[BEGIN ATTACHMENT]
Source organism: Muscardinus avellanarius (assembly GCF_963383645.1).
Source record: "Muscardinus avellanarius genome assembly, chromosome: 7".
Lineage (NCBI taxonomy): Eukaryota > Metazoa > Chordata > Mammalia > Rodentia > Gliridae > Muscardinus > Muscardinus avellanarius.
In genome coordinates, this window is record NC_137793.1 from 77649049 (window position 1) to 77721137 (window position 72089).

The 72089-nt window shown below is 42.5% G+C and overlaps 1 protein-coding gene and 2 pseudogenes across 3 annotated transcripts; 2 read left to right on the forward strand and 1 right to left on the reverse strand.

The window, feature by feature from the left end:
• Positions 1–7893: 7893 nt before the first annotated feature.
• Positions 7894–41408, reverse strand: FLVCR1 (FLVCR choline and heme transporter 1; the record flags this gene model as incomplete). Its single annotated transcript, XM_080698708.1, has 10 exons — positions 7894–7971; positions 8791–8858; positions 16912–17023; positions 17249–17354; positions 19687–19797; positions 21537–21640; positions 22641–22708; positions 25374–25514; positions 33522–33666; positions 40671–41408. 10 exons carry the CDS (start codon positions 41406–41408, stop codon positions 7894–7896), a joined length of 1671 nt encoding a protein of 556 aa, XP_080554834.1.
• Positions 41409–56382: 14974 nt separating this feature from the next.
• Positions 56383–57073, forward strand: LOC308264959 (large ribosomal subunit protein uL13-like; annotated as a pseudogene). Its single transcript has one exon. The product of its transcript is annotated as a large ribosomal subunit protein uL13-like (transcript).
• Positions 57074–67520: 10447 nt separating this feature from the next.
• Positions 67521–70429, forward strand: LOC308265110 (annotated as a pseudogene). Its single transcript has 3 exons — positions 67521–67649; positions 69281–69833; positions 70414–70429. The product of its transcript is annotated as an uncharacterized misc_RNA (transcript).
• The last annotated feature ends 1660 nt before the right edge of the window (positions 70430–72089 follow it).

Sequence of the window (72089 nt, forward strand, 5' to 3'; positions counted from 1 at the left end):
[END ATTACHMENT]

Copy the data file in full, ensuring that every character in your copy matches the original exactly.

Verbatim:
Source organism: Muscardinus avellanarius (assembly GCF_963383645.1).
Source record: "Muscardinus avellanarius genome assembly, chromosome: 7".
Lineage (NCBI taxonomy): Eukaryota > Metazoa > Chordata > Mammalia > Rodentia > Gliridae > Muscardinus > Muscardinus avellanarius.
In genome coordinates, this window is record NC_137793.1 from 77649049 (window position 1) to 77721137 (window position 72089).

The 72089-nt window shown below is 42.5% G+C and overlaps 1 protein-coding gene and 2 pseudogenes across 3 annotated transcripts; 2 read left to right on the forward strand and 1 right to left on the reverse strand.

The window, feature by feature from the left end:
• Positions 1–7893: 7893 nt before the first annotated feature.
• Positions 7894–41408, reverse strand: FLVCR1 (FLVCR choline and heme transporter 1; the record flags this gene model as incomplete). Its single annotated transcript, XM_080698708.1, has 10 exons — positions 7894–7971; positions 8791–8858; positions 16912–17023; positions 17249–17354; positions 19687–19797; positions 21537–21640; positions 22641–22708; positions 25374–25514; positions 33522–33666; positions 40671–41408. 10 exons carry the CDS (start codon positions 41406–41408, stop codon positions 7894–7896), a joined length of 1671 nt encoding a protein of 556 aa, XP_080554834.1.
• Positions 41409–56382: 14974 nt separating this feature from the next.
• Positions 56383–57073, forward strand: LOC308264959 (large ribosomal subunit protein uL13-like; annotated as a pseudogene). Its single transcript has one exon. The product of its transcript is annotated as a large ribosomal subunit protein uL13-like (transcript).
• Positions 57074–67520: 10447 nt separating this feature from the next.
• Positions 67521–70429, forward strand: LOC308265110 (annotated as a pseudogene). Its single transcript has 3 exons — positions 67521–67649; positions 69281–69833; positions 70414–70429. The product of its transcript is annotated as an uncharacterized misc_RNA (transcript).
• The last annotated feature ends 1660 nt before the right edge of the window (positions 70430–72089 follow it).

Sequence of the window (72089 nt, forward strand, 5' to 3'; positions counted from 1 at the left end):